Successful and Unsuccessful Learning Experiences
When I was about fourteen years old I wanted to go on a skiing trip to Austria with my school, my parents said they would pay for the for the spending money I was saving my wages from my part time job helping the milkman. I had one major problem, I couldn't ski!!!
I didn't want to travel all the way to Austria and then learn to ski, my train of thought was that if I was going to Austria , I wanted to be able to go up to the top of the mountains and see all the wonderful views. I also wanted to able to ski freely all week without being watched over by the teachers or skiing instructors and I knew this would not be a possibility if I was unable to ski.
So I had to find somewhere where I could learn to ski before we left and the place would have to be near to Coventry because I would be depending on public transport to get there. I enquired at my school about any provisions that they were taking to teach the pupils how to ski, from this I learnt that the school was going to run a course of skiing lessons at a dry ski slope in Birmingham, at the Ackers Leisure Centre.
I attended the classes with the school and quickly realised that because of the size of the classes and the mental attitude of the pupils around me that I was never going to learn enough before I went on the trip, so when I went home that night I spoke to my parents and we decided that I needed to take matters into my own hands. So I telephoned Ackers and asked about receiving personal, one to one tuition. I explained the situation to the instructor over the telephone and the time limit I had to work within. The instructor was very helpful, and then arranged to meet for my first lesson. This was expensive but I knew it had to be done if I was going to have the skiing holiday I wanted. This went great and the one to one lessons worked excellently, being able to work closely with one other person in comparison to the big crowd was such a difference.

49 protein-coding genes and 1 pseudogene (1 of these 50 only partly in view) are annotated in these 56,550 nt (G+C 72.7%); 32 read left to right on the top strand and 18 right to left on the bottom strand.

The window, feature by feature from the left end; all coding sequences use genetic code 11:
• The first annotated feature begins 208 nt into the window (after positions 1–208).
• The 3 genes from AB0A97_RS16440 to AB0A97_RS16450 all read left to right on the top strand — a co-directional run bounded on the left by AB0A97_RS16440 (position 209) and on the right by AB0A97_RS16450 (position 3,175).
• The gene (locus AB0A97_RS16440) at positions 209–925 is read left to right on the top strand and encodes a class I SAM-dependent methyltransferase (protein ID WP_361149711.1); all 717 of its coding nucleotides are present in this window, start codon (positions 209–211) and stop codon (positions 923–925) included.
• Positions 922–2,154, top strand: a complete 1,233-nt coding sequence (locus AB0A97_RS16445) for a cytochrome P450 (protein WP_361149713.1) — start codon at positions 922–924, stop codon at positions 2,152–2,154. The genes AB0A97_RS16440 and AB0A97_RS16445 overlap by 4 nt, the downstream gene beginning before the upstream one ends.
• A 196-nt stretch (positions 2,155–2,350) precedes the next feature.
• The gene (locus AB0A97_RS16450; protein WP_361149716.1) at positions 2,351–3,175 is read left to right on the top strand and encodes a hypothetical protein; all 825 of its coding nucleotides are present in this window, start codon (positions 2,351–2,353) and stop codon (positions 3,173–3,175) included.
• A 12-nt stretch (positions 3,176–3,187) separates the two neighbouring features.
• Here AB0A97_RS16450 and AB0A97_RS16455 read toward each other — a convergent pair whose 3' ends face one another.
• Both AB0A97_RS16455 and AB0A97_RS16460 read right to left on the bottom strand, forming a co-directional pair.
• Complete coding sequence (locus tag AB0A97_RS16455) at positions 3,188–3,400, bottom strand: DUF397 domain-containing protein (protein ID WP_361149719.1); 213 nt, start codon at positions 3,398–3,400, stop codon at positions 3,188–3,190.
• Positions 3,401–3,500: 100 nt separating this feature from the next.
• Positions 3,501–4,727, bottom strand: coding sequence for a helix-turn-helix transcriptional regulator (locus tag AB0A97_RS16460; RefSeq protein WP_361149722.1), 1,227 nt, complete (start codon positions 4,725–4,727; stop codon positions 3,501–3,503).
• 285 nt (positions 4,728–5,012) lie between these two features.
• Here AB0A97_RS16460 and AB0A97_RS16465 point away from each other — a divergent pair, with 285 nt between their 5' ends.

I took to the skiing lessons like a duck to water; my father, who had previously tried these lessons and he just couldn't get the whole balancing on two skies thing at all, so when I came home and told my parents how it went my dad was amazed. I suppose skiing is the same as any other activity or sport, you either can do it or you can't. In these lessons the instructor would ski down the slope in front of me backwards, guiding me all the way down the slope. Thinking about it now, this was probably to stop you falling over. This is the biggest fear for people learning to ski, this was not the case with me, I didn't care if I fell over or not I was so determined to ski that I felt nothing was going to stop me.
I advanced so much from the first lesson; I was skiing down from the top of the slope at the end. When I stepped out onto the slope an hour previously I couldn't even work out how to stand up in the boots! After my first lesson the instructor and I had a chat about what I really wanted to be able to do by the time I went to Austria, I told him about wanting to ski freely without being watched over and being a skier he just seemed to understand immediately. He suggested that I had another lesson with him the following week, which I was more than happy to pay for; after all I could now see my goal insight.
The next lesson I was taught various turns and even the instructor said that he hadn't ever seen anybody get the hang of it as quick as me, looking back I suppose this encouragement and positive attitude of the instructor helped me more than I every even knew. Some how I felt like I had known this man I'd just met forever, we gelled really well, which helped me learn much quicker, over the next few years are friendship would grow and grow but I didn't know this then.
After the second lesson the instructor was convinced that I was more than ready for Austria and advised me not to spend anymore of my hard earned money on one to one...
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